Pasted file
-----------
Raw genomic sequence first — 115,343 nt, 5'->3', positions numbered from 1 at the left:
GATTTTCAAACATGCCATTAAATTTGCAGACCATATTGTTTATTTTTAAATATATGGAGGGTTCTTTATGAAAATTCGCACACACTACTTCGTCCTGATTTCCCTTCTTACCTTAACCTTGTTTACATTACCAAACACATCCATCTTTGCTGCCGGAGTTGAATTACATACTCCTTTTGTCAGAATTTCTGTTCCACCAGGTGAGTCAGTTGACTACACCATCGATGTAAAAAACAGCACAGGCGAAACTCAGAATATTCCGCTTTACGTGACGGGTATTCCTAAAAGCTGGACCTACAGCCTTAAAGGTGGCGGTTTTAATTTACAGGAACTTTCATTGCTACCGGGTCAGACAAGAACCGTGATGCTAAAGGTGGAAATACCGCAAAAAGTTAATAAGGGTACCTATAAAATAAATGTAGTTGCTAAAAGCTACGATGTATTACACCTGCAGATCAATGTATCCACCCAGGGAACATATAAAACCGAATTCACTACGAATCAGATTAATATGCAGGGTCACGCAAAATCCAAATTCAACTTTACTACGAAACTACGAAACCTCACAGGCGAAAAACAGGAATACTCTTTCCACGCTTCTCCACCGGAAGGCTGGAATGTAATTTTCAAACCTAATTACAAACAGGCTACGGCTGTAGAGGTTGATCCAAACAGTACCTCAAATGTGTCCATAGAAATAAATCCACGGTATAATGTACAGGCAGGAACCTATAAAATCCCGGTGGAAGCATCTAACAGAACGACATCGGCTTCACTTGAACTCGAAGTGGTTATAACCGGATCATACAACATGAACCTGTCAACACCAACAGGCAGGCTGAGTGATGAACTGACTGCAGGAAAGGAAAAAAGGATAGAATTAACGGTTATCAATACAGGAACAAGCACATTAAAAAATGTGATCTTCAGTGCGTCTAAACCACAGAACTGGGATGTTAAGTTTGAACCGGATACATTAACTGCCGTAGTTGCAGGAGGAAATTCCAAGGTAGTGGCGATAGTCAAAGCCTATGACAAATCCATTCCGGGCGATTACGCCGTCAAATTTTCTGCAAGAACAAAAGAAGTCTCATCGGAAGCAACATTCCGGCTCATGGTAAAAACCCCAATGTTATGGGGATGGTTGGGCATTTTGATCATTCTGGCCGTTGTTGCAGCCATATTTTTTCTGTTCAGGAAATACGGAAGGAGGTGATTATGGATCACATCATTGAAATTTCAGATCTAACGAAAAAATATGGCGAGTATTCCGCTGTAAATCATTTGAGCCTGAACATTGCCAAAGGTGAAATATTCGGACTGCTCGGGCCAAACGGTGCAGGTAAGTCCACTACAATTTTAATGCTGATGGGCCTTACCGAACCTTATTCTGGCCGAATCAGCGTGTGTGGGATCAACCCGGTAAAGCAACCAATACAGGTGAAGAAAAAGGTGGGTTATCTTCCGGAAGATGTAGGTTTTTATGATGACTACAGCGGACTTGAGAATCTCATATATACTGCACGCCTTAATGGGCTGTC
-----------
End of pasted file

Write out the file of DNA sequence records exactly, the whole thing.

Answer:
Raw genomic sequence first — 115,343 nt, 5'->3', positions numbered from 1 at the left:
GATTTTCAAACATGCCATTAAATTTGCAGACCATATTGTTTATTTTTAAATATATGGAGGGTTCTTTATGAAAATTCGCACACACTACTTCGTCCTGATTTCCCTTCTTACCTTAACCTTGTTTACATTACCAAACACATCCATCTTTGCTGCCGGAGTTGAATTACATACTCCTTTTGTCAGAATTTCTGTTCCACCAGGTGAGTCAGTTGACTACACCATCGATGTAAAAAACAGCACAGGCGAAACTCAGAATATTCCGCTTTACGTGACGGGTATTCCTAAAAGCTGGACCTACAGCCTTAAAGGTGGCGGTTTTAATTTACAGGAACTTTCATTGCTACCGGGTCAGACAAGAACCGTGATGCTAAAGGTGGAAATACCGCAAAAAGTTAATAAGGGTACCTATAAAATAAATGTAGTTGCTAAAAGCTACGATGTATTACACCTGCAGATCAATGTATCCACCCAGGGAACATATAAAACCGAATTCACTACGAATCAGATTAATATGCAGGGTCACGCAAAATCCAAATTCAACTTTACTACGAAACTACGAAACCTCACAGGCGAAAAACAGGAATACTCTTTCCACGCTTCTCCACCGGAAGGCTGGAATGTAATTTTCAAACCTAATTACAAACAGGCTACGGCTGTAGAGGTTGATCCAAACAGTACCTCAAATGTGTCCATAGAAATAAATCCACGGTATAATGTACAGGCAGGAACCTATAAAATCCCGGTGGAAGCATCTAACAGAACGACATCGGCTTCACTTGAACTCGAAGTGGTTATAACCGGATCATACAACATGAACCTGTCAACACCAACAGGCAGGCTGAGTGATGAACTGACTGCAGGAAAGGAAAAAAGGATAGAATTAACGGTTATCAATACAGGAACAAGCACATTAAAAAATGTGATCTTCAGTGCGTCTAAACCACAGAACTGGGATGTTAAGTTTGAACCGGATACATTAACTGCCGTAGTTGCAGGAGGAAATTCCAAGGTAGTGGCGATAGTCAAAGCCTATGACAAATCCATTCCGGGCGATTACGCCGTCAAATTTTCTGCAAGAACAAAAGAAGTCTCATCGGAAGCAACATTCCGGCTCATGGTAAAAACCCCAATGTTATGGGGATGGTTGGGCATTTTGATCATTCTGGCCGTTGTTGCAGCCATATTTTTTCTGTTCAGGAAATACGGAAGGAGGTGATTATGGATCACATCATTGAAATTTCAGATCTAACGAAAAAATATGGCGAGTATTCCGCTGTAAATCATTTGAGCCTGAACATTGCCAAAGGTGAAATATTCGGACTGCTCGGGCCAAACGGTGCAGGTAAGTCCACTACAATTTTAATGCTGATGGGCCTTACCGAACCTTATTCTGGCCGAATCAGCGTGTGTGGGATCAACCCGGTAAAGCAACCAATACAGGTGAAGAAAAAGGTGGGTTATCTTCCGGAAGATGTAGGTTTTTATGATGACTACAGCGGACTTGAGAATCTCATATATACTGCACGCCTTAATGGGCTGTC